Heaven and Hell 11-12; John 6:56, 13:15, 13:17, 15:9-10, 17:16, 17:18, 17:22-24, 17:26, 20:21)
 In order that it may be yet more fully known how is to be understood what the Lord says, that He sits with His Father in His throne, it is to be noted that the throne of God denotes heaven, as was shown in the preceding article, also that heaven is heaven from the Divine proceeding from the Lord, which is called Divine truth, as was said above. The Lord Himself is not in heaven, but is above the heavens, and appears to those who are in the heavens as a Sun. The reason why the Lord appears as a Sun is because He is Divine love, and Divine love appears to the angels as solar fire; whence also sacred fire in the Word signifies Love Divine. From the Lord as a Sun proceed light and heat: the light which proceeds, because it is spiritual light, is Divine truth; and the heat, because it is spiritual heat, is Divine good. The latter, namely, the Divine good, is meant by the Father in heaven. (That the Lord is the Sun of heaven, and that the light and heat proceeding therefrom are the Divine truth united with the Divine good, may be seen in the work, Heaven and Hell, n. 116-125, also n. 126-140: and that heaven is heaven from the Divine which proceeds from the Lord, n. 7-12). It is therefore evident what is meant by Father in the heavens, and heavenly Father, as in Matthew:
Do good to your enemies, "that ye may be the sons of your Father which is in the heavens" (v. 44, 45).
"Be ye perfect, as your Father in the heavens is perfect" (verse 48).
"You who are evil, know to give good gifts to your children; how much more shall your Father who is in the heavens give good things to them that ask him" (vii. 11).
"He that doeth the will of my Father who is in the heavens, shall enter into the kingdom of the heavens" (vii. 21).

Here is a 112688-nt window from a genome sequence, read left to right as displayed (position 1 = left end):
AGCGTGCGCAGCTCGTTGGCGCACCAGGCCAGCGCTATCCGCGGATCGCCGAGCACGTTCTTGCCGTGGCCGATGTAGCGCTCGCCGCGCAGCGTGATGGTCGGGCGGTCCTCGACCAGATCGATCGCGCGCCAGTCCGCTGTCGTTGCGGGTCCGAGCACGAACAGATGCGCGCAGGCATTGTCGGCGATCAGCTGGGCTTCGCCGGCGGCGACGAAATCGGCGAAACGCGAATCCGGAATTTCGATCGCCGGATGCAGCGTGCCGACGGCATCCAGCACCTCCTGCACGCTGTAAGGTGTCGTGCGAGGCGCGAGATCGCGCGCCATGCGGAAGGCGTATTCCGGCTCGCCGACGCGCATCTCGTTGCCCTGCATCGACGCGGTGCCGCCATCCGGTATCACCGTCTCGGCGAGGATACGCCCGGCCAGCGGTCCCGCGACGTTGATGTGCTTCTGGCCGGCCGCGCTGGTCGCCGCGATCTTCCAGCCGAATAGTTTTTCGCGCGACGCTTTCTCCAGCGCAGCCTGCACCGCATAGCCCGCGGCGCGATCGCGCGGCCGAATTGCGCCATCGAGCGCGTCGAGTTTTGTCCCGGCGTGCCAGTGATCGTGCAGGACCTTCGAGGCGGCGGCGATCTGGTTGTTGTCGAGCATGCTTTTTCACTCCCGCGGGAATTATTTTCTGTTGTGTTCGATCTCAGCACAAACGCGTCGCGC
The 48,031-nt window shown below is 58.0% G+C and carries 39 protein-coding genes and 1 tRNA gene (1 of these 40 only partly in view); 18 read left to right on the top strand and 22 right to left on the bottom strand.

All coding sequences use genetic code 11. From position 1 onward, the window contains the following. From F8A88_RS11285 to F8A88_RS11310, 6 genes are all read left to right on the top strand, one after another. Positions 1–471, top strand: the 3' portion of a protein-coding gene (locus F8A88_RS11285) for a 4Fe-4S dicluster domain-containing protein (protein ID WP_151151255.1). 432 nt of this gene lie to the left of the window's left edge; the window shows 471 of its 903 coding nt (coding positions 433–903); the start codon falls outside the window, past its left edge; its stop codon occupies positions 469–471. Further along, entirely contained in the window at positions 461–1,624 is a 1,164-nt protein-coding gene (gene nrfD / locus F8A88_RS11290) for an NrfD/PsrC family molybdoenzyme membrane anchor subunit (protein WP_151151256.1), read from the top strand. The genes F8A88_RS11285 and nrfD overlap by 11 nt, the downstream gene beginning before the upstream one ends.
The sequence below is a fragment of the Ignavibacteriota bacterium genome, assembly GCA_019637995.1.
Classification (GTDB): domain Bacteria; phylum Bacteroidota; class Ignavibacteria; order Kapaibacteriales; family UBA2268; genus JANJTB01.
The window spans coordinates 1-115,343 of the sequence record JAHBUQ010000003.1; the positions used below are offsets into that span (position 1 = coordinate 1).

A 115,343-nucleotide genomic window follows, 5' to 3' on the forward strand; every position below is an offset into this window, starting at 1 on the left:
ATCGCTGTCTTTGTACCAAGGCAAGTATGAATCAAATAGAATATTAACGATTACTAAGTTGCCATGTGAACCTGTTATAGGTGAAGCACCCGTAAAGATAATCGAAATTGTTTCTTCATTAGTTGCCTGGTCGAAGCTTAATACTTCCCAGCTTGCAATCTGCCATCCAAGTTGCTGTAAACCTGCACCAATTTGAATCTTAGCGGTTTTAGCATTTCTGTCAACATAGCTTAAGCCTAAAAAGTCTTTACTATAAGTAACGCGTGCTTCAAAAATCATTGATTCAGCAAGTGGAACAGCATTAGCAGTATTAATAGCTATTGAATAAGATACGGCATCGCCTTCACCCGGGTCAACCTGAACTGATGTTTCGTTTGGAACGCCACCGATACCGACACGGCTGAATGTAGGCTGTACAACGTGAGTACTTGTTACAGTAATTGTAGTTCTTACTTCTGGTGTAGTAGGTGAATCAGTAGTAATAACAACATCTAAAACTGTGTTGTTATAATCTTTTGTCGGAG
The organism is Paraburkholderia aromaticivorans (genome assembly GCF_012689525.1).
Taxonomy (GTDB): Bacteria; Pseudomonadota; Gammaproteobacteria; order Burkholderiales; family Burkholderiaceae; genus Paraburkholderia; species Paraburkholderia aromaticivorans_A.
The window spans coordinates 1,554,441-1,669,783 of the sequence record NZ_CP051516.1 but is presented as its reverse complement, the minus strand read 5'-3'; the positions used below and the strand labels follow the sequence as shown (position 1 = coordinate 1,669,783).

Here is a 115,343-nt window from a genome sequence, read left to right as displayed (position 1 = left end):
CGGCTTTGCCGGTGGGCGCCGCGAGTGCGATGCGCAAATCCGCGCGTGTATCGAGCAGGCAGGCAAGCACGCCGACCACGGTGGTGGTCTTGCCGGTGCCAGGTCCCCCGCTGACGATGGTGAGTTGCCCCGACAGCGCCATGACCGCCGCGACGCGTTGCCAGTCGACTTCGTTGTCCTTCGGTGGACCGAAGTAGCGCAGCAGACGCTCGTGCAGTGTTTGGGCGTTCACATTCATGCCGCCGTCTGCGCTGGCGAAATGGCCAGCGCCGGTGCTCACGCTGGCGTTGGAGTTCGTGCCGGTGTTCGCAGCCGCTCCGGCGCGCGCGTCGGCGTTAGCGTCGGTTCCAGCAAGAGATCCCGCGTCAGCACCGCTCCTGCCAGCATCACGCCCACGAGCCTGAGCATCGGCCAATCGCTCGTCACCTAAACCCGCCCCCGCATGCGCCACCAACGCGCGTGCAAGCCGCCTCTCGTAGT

"Every plant which my heavenly Father hath not planted, shall be rooted up" (xv. 13).
Also in many other passages, in Matt. v. 16: vi. 1, 6, 8; xii. 50; xvi. 17; xviii. 14, 19, 35; Mark ix. 25, 26; Luke xi. 13.
Heaven and Hell 7-12, Heaven and Hell 116-125, 126-140; Luke 11:13; Mark 11:25-26; Matthew 5:16, 5:44-45, 5:48, 6:1, 6:6, 6:8, 7:11, 7:21, 12:49-50, 12:49, 12:50, 15:13, 16:17, Matthew 18:14, 18:19, 18:35)
 That the Divine good is meant by the Father is also evident from this passage in Matthew:
"Take heed that ye despise not one of these little ones; for their angels do always behold the face of my Father who is in the heavens" (xviii. 10).
By their beholding the face of their Father who is in the heavens is signified that they receive Divine good from the Lord. That they do not actually see His face is evident from the words of the Lord in John:
"No one hath seen the Father at any time" (i. 18; v. 37; vi. 46).
The same is evident from this passage in Matthew:
"Call no man your father upon the earth, for one is your Father who is in the heavens" (xxiii. 9).
That no man is forbidden to call his father upon earth "father" is evident, nor is it here forbidden by the Lord; but this was said because by Father is meant the Divine good, and there is none good except the one God (xix. 17). The reason why the Lord spoke thus is that by the Father in the Word of both Testaments is meant, in the spiritual sense, the Divine good, as may be seen, Arcana Coelestia, n. 3703, 5902, 6050. 7833, 7834; and also heaven and the church as to good, Arcana Coelestia, n. 2691, 2717, 3703, 5581, 8897; and by Father, when mentioned by the Lord, the Divine good of His Divine love, Arcana Coelestia, n. 2803, 3704, 7499, 8328, 8897).
Arcana Coelestia 2691, 2717, 2803, 3703, 3704, 5581, 5902, 6050, 7499, 7833-7834, 8328, 8897; John 1:2, 1:18, 5:37, 6:46; Matthew 18:10, Matthew 19:17, 23:9; Revelation 3:21)